Can the federal government take all of your money for no reason and then refuse to give all of it back when they realize they made a mistake? If a new case out of North Carolina is any indication, the answer would be “apparently so.”
Tom Bednar was sitting in the bedroom of his Raleigh, North Carolina, home last year when his wife, Marla, entered the rooms in tears. She had just reviewed the bank account for their 30-year-old business and discovered that all of their money had vanished.
The owners of Marla Enterprises were even more shocked to learn that Capital Bank was demanding almost $18,000 to cover outstanding checks the Bednars had written, The Daily Signal reported.
Marla Bednar transferred money from their personal account into their business one in an effort to fix the overdraft issue and maintain the good-standing their business had enjoyed for decades. After the bank was satisfied, Marla began attempting to find out what had happened to all of the business funds.
When she discovered the truth, she was shocked.
The Secret Service had taken $115,018 from the Marla Enterprise account without any warning, citing civil forfeiture statutes. The Bednars started Marla Enterprises – which buys and sells a variety of precious metals, including gold, antiques and coins — when they lived in Albany, New York. The business operates mainly on a cash basis.
“We got no warning,” Tom Bednar said in an interview with The Daily Signal. “Nothing.”
It took months of legal wrangling and courtroom appearances before U.S. Attorney Steven West in May made a motion to dismiss the “structuring” case against the Bednars. Such a ruling should have meant that all of their funds would be returned quickly, but sadly that did not happen.
According to a warrant filed by Special Agent Terry Tate of the U.S. Secret Service, the couple was guilty of committing structuring violations because they withdrew just under $10,000 in cash from the Marla Enterprises business account on 28 different occasions between January and May 2014. Tate claimed that several other banks told the couple that withdrawing less than $10,000 of their own money in such a manner is illegal. (Listen to Off The Grid Radio’s in-depth report on asset forfeiture here.)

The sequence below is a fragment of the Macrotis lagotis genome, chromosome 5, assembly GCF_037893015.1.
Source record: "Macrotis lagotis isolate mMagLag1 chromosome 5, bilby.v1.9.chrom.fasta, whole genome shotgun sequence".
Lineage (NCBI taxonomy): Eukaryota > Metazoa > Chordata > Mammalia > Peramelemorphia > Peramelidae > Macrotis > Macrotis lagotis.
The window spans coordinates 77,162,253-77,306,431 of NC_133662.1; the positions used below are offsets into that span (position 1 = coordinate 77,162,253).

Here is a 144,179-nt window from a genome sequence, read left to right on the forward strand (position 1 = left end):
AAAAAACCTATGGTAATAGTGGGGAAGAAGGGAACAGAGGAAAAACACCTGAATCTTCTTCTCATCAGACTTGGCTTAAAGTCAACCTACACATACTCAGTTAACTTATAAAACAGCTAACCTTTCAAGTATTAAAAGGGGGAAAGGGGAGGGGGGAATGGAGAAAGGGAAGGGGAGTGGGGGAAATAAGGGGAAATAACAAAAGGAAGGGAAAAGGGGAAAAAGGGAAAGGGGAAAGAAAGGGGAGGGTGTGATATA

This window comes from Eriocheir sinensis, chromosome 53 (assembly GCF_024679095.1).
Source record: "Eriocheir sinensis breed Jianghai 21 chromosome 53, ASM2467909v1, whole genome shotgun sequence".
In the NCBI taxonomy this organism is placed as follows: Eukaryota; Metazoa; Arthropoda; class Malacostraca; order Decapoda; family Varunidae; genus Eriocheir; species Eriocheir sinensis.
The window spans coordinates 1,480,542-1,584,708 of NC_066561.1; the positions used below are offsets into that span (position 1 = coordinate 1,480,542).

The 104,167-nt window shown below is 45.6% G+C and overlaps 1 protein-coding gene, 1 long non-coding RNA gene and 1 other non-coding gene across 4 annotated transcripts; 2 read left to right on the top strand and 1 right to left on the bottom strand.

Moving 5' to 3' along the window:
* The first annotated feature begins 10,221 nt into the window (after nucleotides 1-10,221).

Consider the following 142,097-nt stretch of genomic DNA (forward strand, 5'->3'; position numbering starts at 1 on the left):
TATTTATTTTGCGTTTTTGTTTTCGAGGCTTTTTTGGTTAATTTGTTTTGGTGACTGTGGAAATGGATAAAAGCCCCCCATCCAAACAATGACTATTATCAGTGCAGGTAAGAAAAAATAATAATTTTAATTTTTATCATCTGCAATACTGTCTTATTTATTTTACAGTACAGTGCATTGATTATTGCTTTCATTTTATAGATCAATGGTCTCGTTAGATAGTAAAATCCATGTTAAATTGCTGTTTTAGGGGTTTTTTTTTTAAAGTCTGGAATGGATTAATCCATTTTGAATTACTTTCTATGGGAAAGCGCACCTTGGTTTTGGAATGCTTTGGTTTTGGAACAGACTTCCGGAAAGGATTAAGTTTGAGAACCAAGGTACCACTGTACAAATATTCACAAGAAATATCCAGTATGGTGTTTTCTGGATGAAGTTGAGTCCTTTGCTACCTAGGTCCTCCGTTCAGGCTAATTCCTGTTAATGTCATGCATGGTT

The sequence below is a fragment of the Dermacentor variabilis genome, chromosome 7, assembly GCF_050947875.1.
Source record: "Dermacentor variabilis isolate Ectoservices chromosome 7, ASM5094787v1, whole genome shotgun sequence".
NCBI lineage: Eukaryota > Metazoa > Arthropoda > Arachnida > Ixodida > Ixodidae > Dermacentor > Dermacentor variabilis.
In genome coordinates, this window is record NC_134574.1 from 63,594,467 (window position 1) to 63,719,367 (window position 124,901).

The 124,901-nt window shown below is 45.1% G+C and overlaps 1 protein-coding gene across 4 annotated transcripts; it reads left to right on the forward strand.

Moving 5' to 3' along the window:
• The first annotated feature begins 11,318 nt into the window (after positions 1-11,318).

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The Bednars maintain they never were given any warning about the cash withdrawals.
“No one ever warned that it could be suspicious to withdraw under $10,000,” Tom Bednar told The Daily Signal.
The Bank Secrecy Act states that all banks must report withdraws and deposits of more than $10,000 to the Treasury Department. When customers choose to deposit or withdraw money under that amount, it can be viewed as attempting to skirt the reporting requirements and lead to the individual or business being charged with a structuring violation.
Opponents of the civil asset forfeiture law maintain that the act of taking money from Americans not charged with a crime turns the “innocent until proven guilty” motto of the United States justice system on its head.
Tom and Marla Bednar decided to fight the Secret Service until they recouped all of their cash and had their legal bills covered. The Civil Asset Forfeiture Reform Act requires the government to reimburse legal fees when it loses, but so far it is refusing.
“I’ve been brought up in the old school,” Tom Bednar said. “I’m very religious — very Catholic. I know right from wrong. I know that this is as wrong as things can get in this part of the world.”
When the US attorney offered the couple 50 percent of their funds back in March, they steadfastly declined. In April, the Justice Department lawyer offered Marla Enterprises all but $10,000 of their funds back, and a second “no” came.
“My wife and I have run a business our whole lives,” Bednar added. “It’s hard-earned, legitimate money. Why should I give it up and let it be stolen from us, whether it’s $1 or $100?
US Attorney Thomas Walker ultimately admitted that the Marla Enterprises owners had not been charged with any crimes related to the money the Secret Service yanked from their bank account and that investigators did not find any proof that would suggested any illegal activity had occurred.
The Bednars are now in the process of getting all $115,018 of their money back. The couple stated during an interview with Fox News that they are considering a lawsuit against specific federal employees for mishandling the case that nearly cost them their entire business.
“They should reimburse the Bednars for the thousands spent defending against this meritless case that was ultimately dropped,” their attorney, Danielle Sassoon said.
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